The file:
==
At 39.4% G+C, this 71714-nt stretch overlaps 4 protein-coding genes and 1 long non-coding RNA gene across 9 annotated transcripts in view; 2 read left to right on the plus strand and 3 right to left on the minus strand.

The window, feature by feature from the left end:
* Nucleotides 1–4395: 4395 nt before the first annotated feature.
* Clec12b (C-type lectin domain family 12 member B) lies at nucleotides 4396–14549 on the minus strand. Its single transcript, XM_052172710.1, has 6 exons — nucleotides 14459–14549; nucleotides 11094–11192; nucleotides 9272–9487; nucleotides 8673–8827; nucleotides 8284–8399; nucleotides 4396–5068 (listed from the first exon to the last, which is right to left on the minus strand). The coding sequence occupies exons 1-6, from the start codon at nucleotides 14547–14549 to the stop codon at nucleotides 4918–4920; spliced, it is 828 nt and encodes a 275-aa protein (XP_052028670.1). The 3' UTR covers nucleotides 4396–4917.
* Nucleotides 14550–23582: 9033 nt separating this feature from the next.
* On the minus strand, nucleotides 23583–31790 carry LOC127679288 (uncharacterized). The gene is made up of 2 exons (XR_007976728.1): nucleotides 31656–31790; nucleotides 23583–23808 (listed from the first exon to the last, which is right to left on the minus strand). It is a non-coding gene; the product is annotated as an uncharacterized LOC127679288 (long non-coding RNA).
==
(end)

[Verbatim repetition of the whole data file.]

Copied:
At 39.4% G+C, this 71714-nt stretch overlaps 4 protein-coding genes and 1 long non-coding RNA gene across 9 annotated transcripts in view; 2 read left to right on the plus strand and 3 right to left on the minus strand.

The window, feature by feature from the left end:
* Nucleotides 1–4395: 4395 nt before the first annotated feature.
* Clec12b (C-type lectin domain family 12 member B) lies at nucleotides 4396–14549 on the minus strand. Its single transcript, XM_052172710.1, has 6 exons — nucleotides 14459–14549; nucleotides 11094–11192; nucleotides 9272–9487; nucleotides 8673–8827; nucleotides 8284–8399; nucleotides 4396–5068 (listed from the first exon to the last, which is right to left on the minus strand). The coding sequence occupies exons 1-6, from the start codon at nucleotides 14547–14549 to the stop codon at nucleotides 4918–4920; spliced, it is 828 nt and encodes a 275-aa protein (XP_052028670.1). The 3' UTR covers nucleotides 4396–4917.
* Nucleotides 14550–23582: 9033 nt separating this feature from the next.
* On the minus strand, nucleotides 23583–31790 carry LOC127679288 (uncharacterized). The gene is made up of 2 exons (XR_007976728.1): nucleotides 31656–31790; nucleotides 23583–23808 (listed from the first exon to the last, which is right to left on the minus strand). It is a non-coding gene; the product is annotated as an uncharacterized LOC127679288 (long non-coding RNA).